Invisible danger

Refined products are omnipresent in both manufacturing and our everyday life. Fuel oil is used to power ships and heat homes. Gasoline serves not only as an automobile fuel but also as a paint solvent. And bitumen is known for its waterproofing properties and is common in the construction industry, notably for roadwork.

Though widely-common, these materials can be harmful for people. The burning of petroleum products releases carbon dioxide and methane emissions, which infect the human bloodstream, resulting in oxygen deprivation, neurological problems, shortness of breath, and suffocation (in case of methane exposure). 

Catching the intangible

The question is: “How can we detect hazardous gasses if they have neither odor nor color?” The most common means for this in the workplace, be it oil, gas, or mining production, is gas detectors located around the venue perimeter. 

These devices can automatically detect gas leaks using a detector made of various metals, including lead selenide-based chalcogenide films, which are up to 1 micrometer thick and sensitive to infrared radiation. 

The technology detects a gas leak in several tens of microseconds and can provide greater accuracy when heat-treated. The technique, however, is not perfect. The films need to be annealed in open furnaces, which makes it a complex process that requires human involvement, albeit cannot guarantee that no defects will occur in production.

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Cheap and Simple Method of Detection of Harmful Gases Suggested by ITMO Researchers

A 3D model of the detection system developed by Anastasiia Olkhova. The detector consists of an infrared radiation source, a cuvette filled with gas, a detector (a chalcogenide film), an analog-to-digital converter, a programmable controller, and a system of thermal sensors. Model provided by Anastasiia Olkhova.

What ITMO researchers suggest

Researchers from ITMO’s Institute of Laser Technologies came up with an alternative to thermal heat treatment in an oven – and that is laser modification. As part of their research, the scientists applied lasers with 405 and 1,064 nm wavelengths, managing to improve the optical and electrical properties of the chalcogenide films.

“We modified chalcogenide films and placed them in a specially-developed prototype of an optical gas detector. After the treatment, the film reflection dropped to 10% in the visible wavelength range, affecting the near-infrared one, as well. As a result, the films grew more sensitive to infrared radiation, which had a direct impact on the accuracy of leak detection,” notes Anastasiia Olkhova, a senior researcher and a second-year PhD student at ITMO’s Institute of Laser Technologies.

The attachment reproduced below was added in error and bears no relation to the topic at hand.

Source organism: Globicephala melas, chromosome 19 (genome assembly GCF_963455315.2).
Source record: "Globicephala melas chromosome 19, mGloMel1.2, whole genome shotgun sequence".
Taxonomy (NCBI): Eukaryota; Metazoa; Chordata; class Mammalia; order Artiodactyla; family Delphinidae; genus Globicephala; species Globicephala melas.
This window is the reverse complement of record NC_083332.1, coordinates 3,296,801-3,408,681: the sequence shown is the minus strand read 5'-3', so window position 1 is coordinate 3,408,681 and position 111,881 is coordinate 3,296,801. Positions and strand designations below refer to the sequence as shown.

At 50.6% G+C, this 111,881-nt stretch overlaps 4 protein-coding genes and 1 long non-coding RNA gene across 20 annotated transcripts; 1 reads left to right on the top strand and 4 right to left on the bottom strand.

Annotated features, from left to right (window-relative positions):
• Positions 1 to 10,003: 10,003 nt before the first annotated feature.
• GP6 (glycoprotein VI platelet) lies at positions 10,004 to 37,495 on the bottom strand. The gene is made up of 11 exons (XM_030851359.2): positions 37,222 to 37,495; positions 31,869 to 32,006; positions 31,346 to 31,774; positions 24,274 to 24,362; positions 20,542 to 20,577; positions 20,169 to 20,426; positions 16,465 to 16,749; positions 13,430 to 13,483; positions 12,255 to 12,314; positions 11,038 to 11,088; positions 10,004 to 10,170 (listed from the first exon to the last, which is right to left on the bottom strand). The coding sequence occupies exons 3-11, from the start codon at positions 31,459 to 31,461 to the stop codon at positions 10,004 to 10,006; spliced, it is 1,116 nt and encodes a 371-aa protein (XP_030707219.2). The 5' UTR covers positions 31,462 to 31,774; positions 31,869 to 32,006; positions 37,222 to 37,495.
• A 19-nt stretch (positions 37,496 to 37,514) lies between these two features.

Anastasiia Olkhova. Photo by Dmitry Grigoryev / ITMO.NEWS

Anastasiia Olkhova. Photo by Dmitry Grigoryev / ITMO.NEWS

The optical detector works as follows: when an infrared laser source illuminates the detector (the chalcogenide film), the latter records its electrical characteristics (resistance) in real time. If there is no gas flow, the characteristics remain unchanged. Otherwise, the gas begins to absorb infrared radiation from the source, which results in lower amounts of radiation in the detector – and hence a change in the registered characteristics. A signal about the accident is sent to the system, which, in turn, calls for emergency procedures. 

Another advantage of the technology is that it is automated. It is enough to set the parameters of the laser once to produce the same films over and over again. Better still, the product does not require expensive equipment. 

As noted by the developers, the method can be applied in oil and gas refineries, coal mines, and other industries and laboratories with the risk of gas leakage. 

What’s next

The researchers plan to finalize their detector and technique. In particular, they are going to determine the minimum detectable gas concentration and make the method more stable to produce films of equally good quality. The creators hope that, in the future, the technology can be used to detect more types of gasses. 

“The radiation source plays a key role in gas identification. So far, we focused exclusively on carbon dioxide and methane, however, hopefully, we will expand the method to hydrogen sulfides shortly. To do so, we need to leave the narrow-band light source behind and start to select radiation on the film itself. This will be a true breakthrough,” says Anastasiia Olkhova. 

The prototype of the detection system. Photo courtesy of Anastasiia Olkhova

The prototype of the detection system. Photo courtesy of Anastasiia Olkhova

The study is supported by the Russian Science Foundation (grants No. 23-29-10081 and No. 19-79-10208).

With her technology, Anastasiia Olkhova became the winner of the Fifth Jubilee International Young Scientists Awards in the Field of Oil and Gas: A Glance Into the Future founded by Gazprom Neft to award young scientists for innovative developments in the oil and gas industry. 

Reference: Anastasiia Olkhova, Alina Patrikeeva, Maria Dubkova, Natalia Kuzmenko, Nikolai Nikonorov, Maksim Sergeev. Comparison of CW NUV and Pulse NIR Laser Influence on PbSe Films Photosensitivity (Holographic Technologies: Theory and Practice, 2023).